Unified New York City Taxi and Uber data
Code in support of this post: Analyzing 1.1 Billion NYC Taxi and Uber Trips, with a Vengeance
This repo provides scripts to download, process, and analyze data for over 1.3 billion taxi and Uber trips originating in New York City. The data is stored in a PostgreSQL database, and uses PostGIS for spatial calculations, in particular mapping latitude/longitude coordinates to census tracts.
The yellow and green taxi data comes from the NYC Taxi & Limousine Commission, and Uber data comes via FiveThirtyEight, who obtained it via a FOIL request. In August 2016, the TLC began providing for-hire vehicle trip records as well.
Your mileage may vary, but on my MacBook Air, this process took about 3 days to complete. The unindexed database takes up 330 GB on disk. Adding indexes for improved query performance increases total disk usage by another 100 GB.
PostgreSQL and PostGIS1. Install
Both are available via Homebrew on Mac OS X
2. Download raw taxi data
3. Initialize database and set up schema
4. Import taxi data into database and map to census tracts
5. Optional: download and import Uber data from FiveThirtyEight's GitHub repository, and TLC for-hire vehicle records
Additional Postgres and R scripts for analysis are in the
analysis/ folder, or you can do your own!
tripstable contains all yellow and green taxi trips, plus Uber pickups from April 2014 through September 2014. Each trip has a
cab_type_id, which references the
cab_typestable and refers to one of
uber. Each trip maps to a census tract for pickup and dropoff
nyct2010table contains NYC census tracts, plus a fake census tract for the Newark Airport. It also maps census tracts to NYC's official neighborhood tabulation areas
uber_trips_2015table contains Uber pickups from January 2015 through June, 2015. These are kept in a separate table because they don't have specific latitude/longitude coordinates, only location IDs. The location IDs are stored in the
taxi_zone_lookupstable, which also maps them (approximately) to neighborhood tabulation areas
fhv_tripstable contains all FHV trip records made available by the TLC
central_park_weather_observationshas summary weather data by date
Other data sources
These are bundled with the repository, so no need to download separately, but:
- Shapefile for NYC census tracts and neighborhood tabulation areas comes from Bytes of the Big Apple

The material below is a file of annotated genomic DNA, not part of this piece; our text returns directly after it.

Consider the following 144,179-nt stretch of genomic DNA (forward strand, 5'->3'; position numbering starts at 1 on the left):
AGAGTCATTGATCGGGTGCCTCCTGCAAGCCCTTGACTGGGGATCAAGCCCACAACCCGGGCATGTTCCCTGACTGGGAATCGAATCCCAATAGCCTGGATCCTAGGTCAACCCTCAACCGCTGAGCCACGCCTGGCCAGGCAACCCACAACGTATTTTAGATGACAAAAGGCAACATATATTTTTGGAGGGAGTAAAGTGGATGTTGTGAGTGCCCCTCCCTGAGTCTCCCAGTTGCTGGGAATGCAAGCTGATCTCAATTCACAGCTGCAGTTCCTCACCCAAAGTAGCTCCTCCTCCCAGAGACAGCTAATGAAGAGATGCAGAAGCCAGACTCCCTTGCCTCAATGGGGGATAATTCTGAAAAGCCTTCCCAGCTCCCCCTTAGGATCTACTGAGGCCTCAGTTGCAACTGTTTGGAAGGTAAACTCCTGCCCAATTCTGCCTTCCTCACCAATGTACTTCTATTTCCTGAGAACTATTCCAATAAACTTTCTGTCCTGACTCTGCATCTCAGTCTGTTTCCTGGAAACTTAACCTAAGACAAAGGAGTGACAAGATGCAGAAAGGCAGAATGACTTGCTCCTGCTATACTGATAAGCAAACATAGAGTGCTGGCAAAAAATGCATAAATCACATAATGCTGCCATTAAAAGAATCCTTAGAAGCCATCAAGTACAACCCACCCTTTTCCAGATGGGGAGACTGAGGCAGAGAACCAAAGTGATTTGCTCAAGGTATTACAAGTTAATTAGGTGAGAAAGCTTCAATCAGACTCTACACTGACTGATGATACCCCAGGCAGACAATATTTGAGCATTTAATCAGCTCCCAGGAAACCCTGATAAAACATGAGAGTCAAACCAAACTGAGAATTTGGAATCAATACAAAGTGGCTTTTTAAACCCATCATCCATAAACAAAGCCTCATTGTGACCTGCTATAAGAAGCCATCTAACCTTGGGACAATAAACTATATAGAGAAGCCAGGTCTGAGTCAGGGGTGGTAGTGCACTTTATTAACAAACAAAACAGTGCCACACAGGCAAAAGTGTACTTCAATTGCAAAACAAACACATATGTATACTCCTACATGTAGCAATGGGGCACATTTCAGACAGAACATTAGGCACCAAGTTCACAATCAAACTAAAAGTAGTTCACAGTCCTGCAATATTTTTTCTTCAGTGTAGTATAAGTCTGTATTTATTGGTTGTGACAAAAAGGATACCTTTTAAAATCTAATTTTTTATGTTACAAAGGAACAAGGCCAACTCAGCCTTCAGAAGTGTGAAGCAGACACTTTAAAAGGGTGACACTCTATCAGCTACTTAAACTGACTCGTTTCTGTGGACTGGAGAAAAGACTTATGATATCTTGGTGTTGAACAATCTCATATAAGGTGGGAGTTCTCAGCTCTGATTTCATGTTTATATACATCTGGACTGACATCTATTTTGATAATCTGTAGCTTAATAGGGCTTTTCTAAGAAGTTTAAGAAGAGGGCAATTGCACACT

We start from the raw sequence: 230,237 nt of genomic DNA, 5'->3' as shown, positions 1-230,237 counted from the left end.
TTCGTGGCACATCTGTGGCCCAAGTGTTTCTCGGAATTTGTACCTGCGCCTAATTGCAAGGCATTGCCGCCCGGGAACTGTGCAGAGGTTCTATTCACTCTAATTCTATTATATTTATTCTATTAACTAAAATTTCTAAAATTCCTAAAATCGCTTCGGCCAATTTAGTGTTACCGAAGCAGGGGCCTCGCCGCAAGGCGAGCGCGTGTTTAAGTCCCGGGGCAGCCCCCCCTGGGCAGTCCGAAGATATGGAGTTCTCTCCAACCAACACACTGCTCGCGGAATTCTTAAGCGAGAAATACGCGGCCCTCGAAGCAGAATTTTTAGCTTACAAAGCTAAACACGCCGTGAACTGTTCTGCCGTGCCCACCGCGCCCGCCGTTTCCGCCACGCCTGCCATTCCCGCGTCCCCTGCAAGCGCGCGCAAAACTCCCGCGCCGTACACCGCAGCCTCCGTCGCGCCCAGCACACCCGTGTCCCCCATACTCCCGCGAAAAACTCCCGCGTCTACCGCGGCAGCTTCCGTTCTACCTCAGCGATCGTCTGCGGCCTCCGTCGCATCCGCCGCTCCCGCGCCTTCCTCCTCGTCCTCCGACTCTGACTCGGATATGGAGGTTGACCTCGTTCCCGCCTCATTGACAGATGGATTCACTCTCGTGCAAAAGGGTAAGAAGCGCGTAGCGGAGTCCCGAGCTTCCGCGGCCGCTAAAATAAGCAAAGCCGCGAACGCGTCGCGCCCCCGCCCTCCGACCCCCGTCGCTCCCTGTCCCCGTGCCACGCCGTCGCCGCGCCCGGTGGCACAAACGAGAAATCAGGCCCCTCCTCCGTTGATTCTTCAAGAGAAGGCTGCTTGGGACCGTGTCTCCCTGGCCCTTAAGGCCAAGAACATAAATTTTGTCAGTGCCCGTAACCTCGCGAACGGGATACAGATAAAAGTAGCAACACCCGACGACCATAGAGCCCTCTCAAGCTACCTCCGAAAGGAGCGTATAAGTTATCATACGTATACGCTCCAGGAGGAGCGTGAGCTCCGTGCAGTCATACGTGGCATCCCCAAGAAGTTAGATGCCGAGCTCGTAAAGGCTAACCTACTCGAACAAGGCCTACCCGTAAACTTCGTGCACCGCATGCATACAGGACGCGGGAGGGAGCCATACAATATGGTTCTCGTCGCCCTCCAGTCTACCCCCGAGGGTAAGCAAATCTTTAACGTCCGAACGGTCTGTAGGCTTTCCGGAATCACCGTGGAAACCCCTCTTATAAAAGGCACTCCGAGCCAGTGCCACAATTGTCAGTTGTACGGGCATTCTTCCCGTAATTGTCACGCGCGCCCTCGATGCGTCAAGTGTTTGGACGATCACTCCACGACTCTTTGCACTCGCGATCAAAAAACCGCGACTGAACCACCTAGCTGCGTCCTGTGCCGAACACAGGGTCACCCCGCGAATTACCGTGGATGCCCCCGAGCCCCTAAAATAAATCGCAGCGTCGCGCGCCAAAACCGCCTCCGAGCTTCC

- Shapefile for taxi zone locations comes from the TLC
- Mapping of FHV base numbers to names comes from the TLC
- Central Park weather data comes from the National Climatic Data Center
Data issues encountered
- Remove carriage returns and empty lines from TLC data before passing to Postgres
greentaxi raw data files have extra columns with empty data, had to create dummy columns
junk2to absorb them
- Two of the
yellowtaxi raw data files had a small number of rows containing extra columns. I discarded these rows
- The official NYC neighborhood tabulation areas (NTAs) included in the shapefile are not exactly what I would have expected. Some of them are bizarrely large and contain more than one neighborhood, e.g. "Hudson Yards-Chelsea-Flat Iron-Union Square", while others are confusingly named, e.g. "North Side-South Side" for what I'd call "Williamsburg", and "Williamsburg" for what I'd call "South Williamsburg". In a few instances I modified NTA names, but I kept the NTA geographic definitions
- The shapefile includes only NYC census tracts. Trips to New Jersey, Long Island, Westchester, and Connecticut are not mapped to census tracts, with the exception of the Newark Airport, for which I manually added a fake census tract
- The Uber 2015 and FHV data uses location IDs instead of latitude/longitude. The location IDs do not exactly overlap with the NYC neighborhood tabulation areas (NTAs) or census tracts, but I did my best to map Uber location IDs to NYC NTAs
Why not use BigQuery or Redshift?
Google BigQuery and Amazon Redshift would probably provide significant performance improvements over PostgreSQL. A lot of the data is already available on BigQuery, but in scattered tables, and each trip has only latitude and longitude coordinates, not census tracts and neighborhoods. PostGIS seemed like the easiest way to map coordinates to census tracts. Once the mapping is complete, it might make sense to load the data back into BigQuery or Redshift to make the analysis faster. Note that BigQuery and Redshift cost some amount of money, while PostgreSQL and PostGIS are free.
TLC summary statistics
There's a Ruby script in the
tlc_statistics/ folder to import data from the TLC's summary statistics reports:
firstname.lastname@example.org, or open a GitHub issue